A very similar foursome (minus Barrett, plus Justice Neil Gorsuch) wrote a similar statement concurring in the denial of review in another free exercise clause case just a few years ago because unresolved issues made review inappropriate “at this stage.” Earlier this year, the court granted review in that case, Kennedy v. Bremerton School District, 21-418. Because it only takes four justices’ affirmative votes to grant review, the foursome’s statement in DeWeese-Boyd suggest it’s worthwhile keeping a close eye on this case as it reaches a conclusion — and others raising the same issue.
Was there something about the headline you didn’t understand?
Knight v. Pennsylvania, 20-7805
Issue: Whether a state may require a defendant to present an IQ score of 75 or below that was “documented prior to age 18” to have his intellectual disability claim considered as a basis to disqualify him from the death penalty, when this requirement is contrary to clinical standards for diagnosis and contrary to multiple decisions where the Supreme Court has granted relief to petitioners who lacked any such documentation.
(relisted after the Oct. 29, Nov. 5, Nov. 12, Nov. 19, Dec. 3, Dec. 10, Jan. 7, Jan. 14, Jan. 21, Feb. 18 and Feb. 25 conferences)
National Pork Producers Council v. Ross, 21-468
Issues: (1) Whether allegations that a state law has dramatic economic effects largely outside of the state and requires pervasive changes to an integrated nationwide industry state a violation of the dormant commerce clause, or whether the extraterritoriality principle described in the Supreme Court’s decisions is now a dead letter; and (2) whether such allegations, concerning a law that is based solely on preferences regarding out-of-state housing of farm animals, state a claim under Pike v. Bruce Church, Inc.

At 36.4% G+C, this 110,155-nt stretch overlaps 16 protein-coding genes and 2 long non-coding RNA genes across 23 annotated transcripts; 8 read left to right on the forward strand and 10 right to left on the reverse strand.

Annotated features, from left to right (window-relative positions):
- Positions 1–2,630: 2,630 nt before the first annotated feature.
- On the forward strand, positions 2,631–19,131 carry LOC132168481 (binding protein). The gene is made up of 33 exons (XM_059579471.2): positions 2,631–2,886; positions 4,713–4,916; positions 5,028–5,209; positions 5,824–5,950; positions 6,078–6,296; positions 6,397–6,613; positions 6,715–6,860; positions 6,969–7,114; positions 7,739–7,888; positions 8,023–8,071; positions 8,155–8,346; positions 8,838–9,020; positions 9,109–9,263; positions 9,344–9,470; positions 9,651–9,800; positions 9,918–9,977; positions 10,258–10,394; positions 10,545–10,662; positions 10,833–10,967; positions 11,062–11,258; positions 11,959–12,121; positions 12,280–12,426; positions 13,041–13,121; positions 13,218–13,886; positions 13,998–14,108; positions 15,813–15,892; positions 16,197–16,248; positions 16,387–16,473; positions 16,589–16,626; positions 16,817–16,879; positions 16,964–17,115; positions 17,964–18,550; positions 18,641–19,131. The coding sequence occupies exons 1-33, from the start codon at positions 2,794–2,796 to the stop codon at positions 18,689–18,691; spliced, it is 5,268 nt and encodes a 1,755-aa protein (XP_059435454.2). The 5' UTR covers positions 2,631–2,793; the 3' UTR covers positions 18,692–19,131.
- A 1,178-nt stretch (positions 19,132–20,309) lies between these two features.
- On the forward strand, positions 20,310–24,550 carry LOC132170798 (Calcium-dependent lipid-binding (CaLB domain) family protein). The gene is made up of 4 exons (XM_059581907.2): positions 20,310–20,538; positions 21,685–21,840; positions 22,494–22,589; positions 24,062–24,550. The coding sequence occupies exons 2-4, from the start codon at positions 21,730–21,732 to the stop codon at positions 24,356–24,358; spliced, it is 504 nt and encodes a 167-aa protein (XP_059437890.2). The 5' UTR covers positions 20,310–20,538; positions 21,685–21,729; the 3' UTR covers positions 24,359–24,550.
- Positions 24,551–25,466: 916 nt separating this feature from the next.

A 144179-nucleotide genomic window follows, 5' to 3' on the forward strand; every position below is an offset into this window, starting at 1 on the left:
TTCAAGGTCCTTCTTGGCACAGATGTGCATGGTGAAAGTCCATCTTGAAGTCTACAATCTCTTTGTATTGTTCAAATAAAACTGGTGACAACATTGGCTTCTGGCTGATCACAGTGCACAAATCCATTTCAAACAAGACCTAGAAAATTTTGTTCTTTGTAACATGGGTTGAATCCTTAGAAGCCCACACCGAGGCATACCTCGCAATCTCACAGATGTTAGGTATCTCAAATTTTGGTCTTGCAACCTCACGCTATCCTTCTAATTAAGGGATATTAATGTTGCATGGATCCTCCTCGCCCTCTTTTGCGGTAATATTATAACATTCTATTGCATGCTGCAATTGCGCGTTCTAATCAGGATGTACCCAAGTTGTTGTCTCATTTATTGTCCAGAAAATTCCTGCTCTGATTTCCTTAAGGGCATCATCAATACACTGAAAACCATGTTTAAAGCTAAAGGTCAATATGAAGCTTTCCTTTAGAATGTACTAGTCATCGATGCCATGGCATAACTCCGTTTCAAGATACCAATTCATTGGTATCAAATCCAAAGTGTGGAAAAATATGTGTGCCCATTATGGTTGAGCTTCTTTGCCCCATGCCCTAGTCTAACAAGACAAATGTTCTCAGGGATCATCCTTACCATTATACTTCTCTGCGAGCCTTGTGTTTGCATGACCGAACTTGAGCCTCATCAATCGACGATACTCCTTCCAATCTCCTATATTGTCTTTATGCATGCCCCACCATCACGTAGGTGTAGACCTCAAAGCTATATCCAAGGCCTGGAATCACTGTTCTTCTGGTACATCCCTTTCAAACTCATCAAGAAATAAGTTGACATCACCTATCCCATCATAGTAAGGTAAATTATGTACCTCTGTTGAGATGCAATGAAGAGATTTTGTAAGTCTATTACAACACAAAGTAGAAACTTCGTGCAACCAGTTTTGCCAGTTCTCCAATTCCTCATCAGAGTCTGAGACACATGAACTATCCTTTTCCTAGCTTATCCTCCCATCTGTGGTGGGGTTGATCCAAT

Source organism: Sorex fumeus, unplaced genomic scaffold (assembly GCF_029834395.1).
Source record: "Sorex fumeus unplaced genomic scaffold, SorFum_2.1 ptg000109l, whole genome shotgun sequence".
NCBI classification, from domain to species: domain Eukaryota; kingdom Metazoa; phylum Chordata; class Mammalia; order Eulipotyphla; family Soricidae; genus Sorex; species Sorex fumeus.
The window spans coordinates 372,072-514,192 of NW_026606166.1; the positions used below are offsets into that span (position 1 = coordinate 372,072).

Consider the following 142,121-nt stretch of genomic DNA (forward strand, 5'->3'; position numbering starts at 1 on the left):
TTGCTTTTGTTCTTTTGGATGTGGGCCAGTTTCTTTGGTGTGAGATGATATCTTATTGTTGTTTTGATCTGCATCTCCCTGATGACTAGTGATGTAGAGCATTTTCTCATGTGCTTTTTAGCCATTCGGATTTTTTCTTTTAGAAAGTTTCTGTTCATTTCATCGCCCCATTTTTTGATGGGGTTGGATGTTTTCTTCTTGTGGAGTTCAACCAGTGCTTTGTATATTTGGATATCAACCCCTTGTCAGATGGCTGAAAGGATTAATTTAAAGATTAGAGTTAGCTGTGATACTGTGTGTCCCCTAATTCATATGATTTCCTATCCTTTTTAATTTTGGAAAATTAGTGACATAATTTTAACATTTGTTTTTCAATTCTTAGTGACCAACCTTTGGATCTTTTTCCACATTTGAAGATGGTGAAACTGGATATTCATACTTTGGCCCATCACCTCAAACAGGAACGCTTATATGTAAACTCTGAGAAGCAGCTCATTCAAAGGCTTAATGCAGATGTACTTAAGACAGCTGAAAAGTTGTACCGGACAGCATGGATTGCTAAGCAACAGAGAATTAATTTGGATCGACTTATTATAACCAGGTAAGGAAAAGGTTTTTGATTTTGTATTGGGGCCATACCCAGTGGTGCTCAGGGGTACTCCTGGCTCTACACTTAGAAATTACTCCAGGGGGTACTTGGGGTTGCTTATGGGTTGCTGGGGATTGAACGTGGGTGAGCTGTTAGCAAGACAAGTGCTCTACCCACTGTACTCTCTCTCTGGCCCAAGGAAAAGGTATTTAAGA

(relisted after the Jan. 7, Jan. 14, Jan. 21, Feb. 18 and Feb. 25 conferences)
Love v. Texas, 21-5050
Issues: (1) Whether Texas’ Court of Criminal Appeals, the only court of last resort reviewing direct appeals in death penalty cases, has decided an important federal question concerning a racially biased juror being allowed on a capital death penalty jury in violation of petitioner Kristopher Love’s rights under the Sixth and 14th Amendments to the United States Constitution; and (2) whether Texas’ Court of Criminal Appeals, the only court of last resort reviewing direct appeals in death penalty cases, has decided an important federal question concerning a racially biased juror in a way that conflicts with relevant decisions of the Supreme Court in violation of Love’s rights under the Sixth and 14th Amendments to the United States Constitution.
(relisted after the Jan. 7, Jan. 14, Jan. 21, Feb. 18 and Feb. 25 conferences)
Texas v. Commissioner of Internal Revenue, 21-379
Issues: (1) Whether an agency rule delegating rulemaking authority to a private entity violates the nondelegation doctrine; and (2) whether the statute of limitations applicable to a challenge to an agency rule that delegates rulemaking authority to a private entity starts to run when the agency delegates the authority or when the private entity exercises the delegated authority.
(rescheduled before the Dec. 10 and Jan. 7 conferences; relisted after the Jan. 14, Jan. 21, Feb. 18 and Feb. 25 conferences)
Reed v. Goertz, 21-442
Issue: Whether the statute of limitations for a 42 U.S.C. § 1983 claim seeking DNA testing of crime-scene evidence begins to run at the end of state-court litigation denying DNA testing, including any appeals (as the U.S. Court of Appeals for the 11th Circuit has held), or whether it begins to run at the moment the state trial court denies DNA testing, despite any subsequent appeal (as the U.S. Court of Appeals for the 5th Circuit, joining the U.S. Court of Appeals for the 7th Circuit, held below).
(relisted after the Feb. 18 and Feb. 25 conferences)